Unifine Richardson Case

Unifine Richardson Case

Introduction Unifine Richardson is a food manufacturer with 110 employees. The company’s sole supplier of honey announced that effective immediately it was no longer able to supply Chinese honey. The Canadian Food Inspection Agency had rejected the importation of Chinese honey due to recently found traces of an antibiotic chemical. China had provided 20% of the world’s honey supply. Faced with escalating prices, issues with customer preferences, and possible product recalls Issues

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The problem facing Unifine Richardson is that Harrington Honey, its main honey supplier will be out of Chinese honey inventory by May 17, 2002 because of CFIA inspection issues. For now, Unifine will have to look for alternative sources for honey until the Chinese suppliers figure out a way to detect and reject contaminated honey. Its current cost for 50-50 blend of Chinese and Canadian honey is $1. 08 Canadian dollars per pound. Harrington Honey has proposed three main options: a) 100% pure Canadian honey, which costs $1. 75/lb; b) 100% U. S. oney at $1. 10/lb in U. S. dollar ($1. 79 Canadian dollar); or c) 50-50 Canadian-Argentinean honey for $1. 42/lb. As a result of the supply shortage, prices for non-Chinese honey have gone up significantly. There are also concerns of product availability regardless of price. Analysis Unifine purchases one million pounds of honey a year. The average price for honey during the past year is $. 91 per pound. With the current price, it will cost them $1. 08 millions annually. However, if they were to buy the 100% Canadian honey, it’s going to cost them $1. 5 millions. Likewise, it will cost them $1. 79 millions for 100% U. S. Honey. On the other hand, using a 50-50 Canadian-Argentinean honey will only cost them $1. 42 millions. These prices are a significant increase from what Unifine used to pay for its honey. The main advantages and disadvantages of each honey choice are as follows: Continue with Chinese-Canadian honey |Cost – $1. 08 per pound. Relatively large product availability (world’s largest producer) Probable product recall, Liable for poor quality product, Customer dissatisfaction, ossible loss of customer, possible fines. Purchase Canadian-Argentine blend |Cost – $1. 42 per pound. Canadian supplier base already existed, possible product recall due to potential use of veterinary drugs, Limited product availability (world’s 3rd largest producer). Purchase pure U. S. honey. Good taste, Safe, Low probability of recall |Expensive – $1. 79 per pound (in Canadian dollars), Limited product availability (world’s 2nd largest producer, but capacity far smaller than China). Purchase pure Canadian honey |Same as pure U. S. oney, plus: Local sources, Supply base used for Chinese-Canadian blend already existed, Expensive – $1. 75 per pound, Most limited product availability (world’s 10th largest producer) . Recommendation Given the advantages and disadvantages of each honey choice, honey selection must be such that the major honey customer—a large franchise retail operator, representing 80% of Unifine’s honey sales—will accept it. Since its main customer used this product as a “give-away” dipping sauce for its fried chicken pieces, the main focus for the customer is to manage cost.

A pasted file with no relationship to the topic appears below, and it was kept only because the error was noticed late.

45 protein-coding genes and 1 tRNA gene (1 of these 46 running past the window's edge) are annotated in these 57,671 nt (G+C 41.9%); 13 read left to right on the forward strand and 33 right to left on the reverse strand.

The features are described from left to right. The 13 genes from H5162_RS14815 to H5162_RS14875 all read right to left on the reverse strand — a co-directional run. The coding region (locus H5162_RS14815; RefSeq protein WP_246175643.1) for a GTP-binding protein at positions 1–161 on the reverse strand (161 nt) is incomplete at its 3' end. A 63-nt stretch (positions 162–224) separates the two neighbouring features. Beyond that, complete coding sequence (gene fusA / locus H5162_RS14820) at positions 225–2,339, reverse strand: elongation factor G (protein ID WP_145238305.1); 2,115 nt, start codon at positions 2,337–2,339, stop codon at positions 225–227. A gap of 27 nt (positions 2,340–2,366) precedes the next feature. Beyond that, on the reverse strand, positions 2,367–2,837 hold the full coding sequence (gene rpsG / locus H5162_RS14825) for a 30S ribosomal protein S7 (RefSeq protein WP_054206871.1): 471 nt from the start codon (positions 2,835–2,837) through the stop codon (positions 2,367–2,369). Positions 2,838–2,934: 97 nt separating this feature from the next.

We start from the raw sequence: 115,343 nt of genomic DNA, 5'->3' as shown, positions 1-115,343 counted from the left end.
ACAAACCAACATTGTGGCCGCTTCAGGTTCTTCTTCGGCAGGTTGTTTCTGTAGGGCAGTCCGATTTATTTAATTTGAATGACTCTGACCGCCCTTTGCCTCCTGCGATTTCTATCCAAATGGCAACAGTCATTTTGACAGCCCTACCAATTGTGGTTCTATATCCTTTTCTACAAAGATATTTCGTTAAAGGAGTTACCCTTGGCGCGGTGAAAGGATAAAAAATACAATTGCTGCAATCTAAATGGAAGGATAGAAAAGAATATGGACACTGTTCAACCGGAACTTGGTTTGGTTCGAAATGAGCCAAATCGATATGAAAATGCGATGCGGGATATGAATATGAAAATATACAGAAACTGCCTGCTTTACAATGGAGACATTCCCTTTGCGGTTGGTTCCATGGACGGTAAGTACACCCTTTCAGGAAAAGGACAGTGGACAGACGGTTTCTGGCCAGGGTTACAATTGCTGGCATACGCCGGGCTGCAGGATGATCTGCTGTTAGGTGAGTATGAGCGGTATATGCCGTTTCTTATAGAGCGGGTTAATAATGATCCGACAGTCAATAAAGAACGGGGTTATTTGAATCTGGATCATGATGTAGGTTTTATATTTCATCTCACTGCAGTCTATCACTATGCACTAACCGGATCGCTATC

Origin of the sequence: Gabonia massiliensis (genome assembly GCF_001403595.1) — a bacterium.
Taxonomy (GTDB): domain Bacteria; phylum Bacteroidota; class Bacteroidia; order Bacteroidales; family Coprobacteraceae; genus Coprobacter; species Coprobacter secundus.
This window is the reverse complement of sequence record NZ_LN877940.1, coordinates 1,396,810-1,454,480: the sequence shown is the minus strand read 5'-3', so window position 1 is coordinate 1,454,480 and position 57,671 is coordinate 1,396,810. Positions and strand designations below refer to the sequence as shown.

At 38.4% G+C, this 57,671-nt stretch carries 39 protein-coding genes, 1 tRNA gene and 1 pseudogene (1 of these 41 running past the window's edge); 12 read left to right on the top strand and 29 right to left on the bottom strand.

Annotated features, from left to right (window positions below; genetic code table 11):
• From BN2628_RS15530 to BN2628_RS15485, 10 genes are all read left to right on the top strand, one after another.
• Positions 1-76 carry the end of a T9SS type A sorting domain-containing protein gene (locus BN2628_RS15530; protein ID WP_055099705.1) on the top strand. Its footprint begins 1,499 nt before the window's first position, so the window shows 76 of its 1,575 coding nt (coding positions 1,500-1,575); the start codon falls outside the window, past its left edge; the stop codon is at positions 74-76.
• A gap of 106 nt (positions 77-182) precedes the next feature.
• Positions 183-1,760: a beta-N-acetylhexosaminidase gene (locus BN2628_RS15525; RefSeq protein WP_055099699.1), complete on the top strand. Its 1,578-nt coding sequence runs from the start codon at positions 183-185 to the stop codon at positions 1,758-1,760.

Based on the given facts, it would be wise for Unified to go with the 100% Canadian honey for now. The reason being–it’s a little bit cheaper than the 100% U. S. , and also because using a 50-50 Canadian-Argentinean would risky, for it might be recalled by CFIA if found to be noncompliant. In addition, the Canadian-Argentinean blend does not taste as good as the pure Canadian, and their largest customer would not like it. If they chose to use the pure Canadian honey, their customer would have to pay an additional $. 67 cents per pound–this is a 62% increase in price.


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